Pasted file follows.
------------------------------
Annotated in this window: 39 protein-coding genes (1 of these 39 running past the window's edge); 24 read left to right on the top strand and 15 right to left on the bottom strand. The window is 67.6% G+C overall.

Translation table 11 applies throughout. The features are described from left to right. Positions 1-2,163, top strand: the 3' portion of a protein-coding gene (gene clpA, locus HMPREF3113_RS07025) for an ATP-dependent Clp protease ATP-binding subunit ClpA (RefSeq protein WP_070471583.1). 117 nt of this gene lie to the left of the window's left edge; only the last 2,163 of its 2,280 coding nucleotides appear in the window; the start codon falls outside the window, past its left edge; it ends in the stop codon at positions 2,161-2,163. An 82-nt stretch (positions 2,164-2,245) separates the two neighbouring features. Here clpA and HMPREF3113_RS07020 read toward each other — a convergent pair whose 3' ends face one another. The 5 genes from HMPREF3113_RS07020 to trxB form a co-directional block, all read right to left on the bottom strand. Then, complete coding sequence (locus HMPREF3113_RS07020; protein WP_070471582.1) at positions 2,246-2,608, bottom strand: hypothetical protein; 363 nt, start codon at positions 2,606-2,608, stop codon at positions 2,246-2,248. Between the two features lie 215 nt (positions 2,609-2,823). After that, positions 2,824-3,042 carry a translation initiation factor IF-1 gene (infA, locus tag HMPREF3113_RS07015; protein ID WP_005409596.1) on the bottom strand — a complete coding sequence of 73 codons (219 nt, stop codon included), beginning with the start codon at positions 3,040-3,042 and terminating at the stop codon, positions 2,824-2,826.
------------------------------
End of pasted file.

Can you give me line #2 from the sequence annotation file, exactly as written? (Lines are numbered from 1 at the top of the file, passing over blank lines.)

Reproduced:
Translation table 11 applies throughout. The features are described from left to right. Positions 1-2,163, top strand: the 3' portion of a protein-coding gene (gene clpA, locus HMPREF3113_RS07025) for an ATP-dependent Clp protease ATP-binding subunit ClpA (RefSeq protein WP_070471583.1). 117 nt of this gene lie to the left of the window's left edge; only the last 2,163 of its 2,280 coding nucleotides appear in the window; the start codon falls outside the window, past its left edge; it ends in the stop codon at positions 2,161-2,163. An 82-nt stretch (positions 2,164-2,245) separates the two neighbouring features. Here clpA and HMPREF3113_RS07020 read toward each other — a convergent pair whose 3' ends face one another. The 5 genes from HMPREF3113_RS07020 to trxB form a co-directional block, all read right to left on the bottom strand. Then, complete coding sequence (locus HMPREF3113_RS07020; protein WP_070471582.1) at positions 2,246-2,608, bottom strand: hypothetical protein; 363 nt, start codon at positions 2,606-2,608, stop codon at positions 2,246-2,248. Between the two features lie 215 nt (positions 2,609-2,823). After that, positions 2,824-3,042 carry a translation initiation factor IF-1 gene (infA, locus tag HMPREF3113_RS07015; protein ID WP_005409596.1) on the bottom strand — a complete coding sequence of 73 codons (219 nt, stop codon included), beginning with the start codon at positions 3,040-3,042 and terminating at the stop codon, positions 2,824-2,826.